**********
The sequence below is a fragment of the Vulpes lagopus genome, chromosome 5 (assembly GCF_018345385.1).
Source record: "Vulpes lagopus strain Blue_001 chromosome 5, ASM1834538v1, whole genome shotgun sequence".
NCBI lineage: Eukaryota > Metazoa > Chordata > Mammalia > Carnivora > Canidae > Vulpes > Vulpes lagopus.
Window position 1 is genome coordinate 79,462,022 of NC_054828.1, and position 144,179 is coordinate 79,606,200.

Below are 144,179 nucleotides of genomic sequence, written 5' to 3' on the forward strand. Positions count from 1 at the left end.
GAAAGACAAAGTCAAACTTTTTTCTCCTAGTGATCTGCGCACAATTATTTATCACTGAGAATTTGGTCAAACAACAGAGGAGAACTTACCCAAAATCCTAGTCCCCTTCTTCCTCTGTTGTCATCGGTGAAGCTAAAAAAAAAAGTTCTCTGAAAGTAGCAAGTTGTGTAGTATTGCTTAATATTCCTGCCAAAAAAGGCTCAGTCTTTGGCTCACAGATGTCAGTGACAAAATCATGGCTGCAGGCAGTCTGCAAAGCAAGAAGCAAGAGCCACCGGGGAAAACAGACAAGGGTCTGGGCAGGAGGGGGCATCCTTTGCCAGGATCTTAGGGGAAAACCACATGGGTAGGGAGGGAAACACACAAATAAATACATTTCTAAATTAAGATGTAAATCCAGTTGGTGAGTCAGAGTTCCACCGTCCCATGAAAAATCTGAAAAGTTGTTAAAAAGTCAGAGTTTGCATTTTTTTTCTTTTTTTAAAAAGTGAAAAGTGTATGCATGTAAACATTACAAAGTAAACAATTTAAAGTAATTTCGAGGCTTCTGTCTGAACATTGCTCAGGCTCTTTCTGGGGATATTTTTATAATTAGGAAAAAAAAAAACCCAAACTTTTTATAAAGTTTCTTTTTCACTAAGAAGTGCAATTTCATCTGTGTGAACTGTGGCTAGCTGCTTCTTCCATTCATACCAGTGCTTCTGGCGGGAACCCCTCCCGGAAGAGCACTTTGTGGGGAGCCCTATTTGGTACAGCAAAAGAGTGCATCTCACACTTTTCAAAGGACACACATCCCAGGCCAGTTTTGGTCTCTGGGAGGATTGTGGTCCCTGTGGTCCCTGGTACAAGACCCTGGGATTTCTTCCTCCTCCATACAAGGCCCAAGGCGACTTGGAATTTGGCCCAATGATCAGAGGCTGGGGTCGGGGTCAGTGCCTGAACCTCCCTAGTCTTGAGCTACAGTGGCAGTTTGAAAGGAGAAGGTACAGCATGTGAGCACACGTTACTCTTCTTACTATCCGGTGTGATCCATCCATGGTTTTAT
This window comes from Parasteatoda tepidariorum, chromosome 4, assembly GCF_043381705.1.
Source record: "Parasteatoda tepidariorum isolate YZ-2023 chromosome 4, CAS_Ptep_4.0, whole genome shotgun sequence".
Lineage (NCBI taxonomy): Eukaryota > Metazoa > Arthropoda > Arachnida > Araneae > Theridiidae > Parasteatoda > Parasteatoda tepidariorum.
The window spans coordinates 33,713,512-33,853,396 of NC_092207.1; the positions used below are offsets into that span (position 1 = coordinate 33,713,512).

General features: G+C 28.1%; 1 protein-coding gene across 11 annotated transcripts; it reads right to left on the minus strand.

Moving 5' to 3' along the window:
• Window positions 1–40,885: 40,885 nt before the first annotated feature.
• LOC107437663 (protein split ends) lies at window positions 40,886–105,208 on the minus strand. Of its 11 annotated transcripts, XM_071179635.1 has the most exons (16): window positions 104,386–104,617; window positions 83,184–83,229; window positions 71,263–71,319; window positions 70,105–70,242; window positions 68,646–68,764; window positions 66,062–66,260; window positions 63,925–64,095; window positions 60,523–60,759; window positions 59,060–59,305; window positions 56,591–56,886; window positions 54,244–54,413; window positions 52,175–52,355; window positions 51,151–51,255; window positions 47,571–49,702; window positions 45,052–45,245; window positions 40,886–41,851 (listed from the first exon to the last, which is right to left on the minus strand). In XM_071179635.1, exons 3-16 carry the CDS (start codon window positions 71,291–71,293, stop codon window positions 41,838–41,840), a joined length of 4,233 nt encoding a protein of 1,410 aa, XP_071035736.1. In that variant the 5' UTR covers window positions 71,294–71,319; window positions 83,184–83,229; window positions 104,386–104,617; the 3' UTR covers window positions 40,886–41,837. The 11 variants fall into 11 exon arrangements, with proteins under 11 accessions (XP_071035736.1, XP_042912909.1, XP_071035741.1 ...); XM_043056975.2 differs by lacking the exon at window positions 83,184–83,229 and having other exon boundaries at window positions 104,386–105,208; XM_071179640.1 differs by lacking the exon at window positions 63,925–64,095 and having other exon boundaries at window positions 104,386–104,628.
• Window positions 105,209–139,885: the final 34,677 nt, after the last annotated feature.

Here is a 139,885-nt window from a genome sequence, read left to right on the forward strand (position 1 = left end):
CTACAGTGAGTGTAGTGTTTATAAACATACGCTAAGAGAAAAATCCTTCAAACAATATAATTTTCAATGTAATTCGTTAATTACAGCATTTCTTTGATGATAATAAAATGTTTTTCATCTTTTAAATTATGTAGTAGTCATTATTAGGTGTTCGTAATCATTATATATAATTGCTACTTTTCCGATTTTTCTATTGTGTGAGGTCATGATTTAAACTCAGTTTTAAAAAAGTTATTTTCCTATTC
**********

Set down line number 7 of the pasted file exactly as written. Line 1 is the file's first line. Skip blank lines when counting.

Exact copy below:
This window comes from Parasteatoda tepidariorum, chromosome 4, assembly GCF_043381705.1.